Woods comes back in jet motion, Anderson aims inside, and Higbee slices across the formation. Exactly like the three previous plays. But their is a difference. Higbee is now serving as a lead blocker, as Goff fakes a handoff to Anderson and flips the ball to one of the other receivers on the field, Josh Reynolds (#83). Reynolds takes the pitch from Goff and follows Higbee around the left end. The TE throws an excellent lead block and Reynolds is not stopped until just short of the goal line:
This was the Rams’ longest run of the game, and tied a 16-yard run by Mark Ingram for the longest of the game. Los Angeles would score a touchdown a few plays later to cut the Saints’ lead to three.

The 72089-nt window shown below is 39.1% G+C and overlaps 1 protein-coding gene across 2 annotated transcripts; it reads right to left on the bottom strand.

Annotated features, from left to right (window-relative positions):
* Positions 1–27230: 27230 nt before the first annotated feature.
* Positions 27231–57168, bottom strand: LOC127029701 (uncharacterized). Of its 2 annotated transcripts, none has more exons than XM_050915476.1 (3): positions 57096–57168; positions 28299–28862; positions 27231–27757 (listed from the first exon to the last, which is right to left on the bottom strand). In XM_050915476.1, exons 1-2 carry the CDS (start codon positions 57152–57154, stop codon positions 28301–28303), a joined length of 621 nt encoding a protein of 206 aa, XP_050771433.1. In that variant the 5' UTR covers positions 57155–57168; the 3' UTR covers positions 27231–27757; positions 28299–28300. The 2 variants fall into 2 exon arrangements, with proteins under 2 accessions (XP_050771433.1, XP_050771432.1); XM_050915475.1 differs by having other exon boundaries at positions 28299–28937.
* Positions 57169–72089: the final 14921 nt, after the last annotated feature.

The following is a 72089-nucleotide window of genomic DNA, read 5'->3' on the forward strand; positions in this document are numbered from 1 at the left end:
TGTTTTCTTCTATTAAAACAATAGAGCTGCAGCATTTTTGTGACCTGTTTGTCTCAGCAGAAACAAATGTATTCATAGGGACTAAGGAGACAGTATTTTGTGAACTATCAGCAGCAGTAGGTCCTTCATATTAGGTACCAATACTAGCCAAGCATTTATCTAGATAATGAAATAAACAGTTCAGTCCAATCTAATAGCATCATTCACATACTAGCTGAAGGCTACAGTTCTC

This sequence is part of the madness of McVay. He is incredibly adept at hitting a defense with the same look a few times, and then countering with something when the time is right. By showing the Saints this inside zone look early and from a few different personnel groups, he prepared them for the eventual end-around to Reynolds, and his receiver nearly punched it into the end zone. McVay is a master play-caller, and the Patriots need to be ready for his impressive sequences come Super Bowl LIII.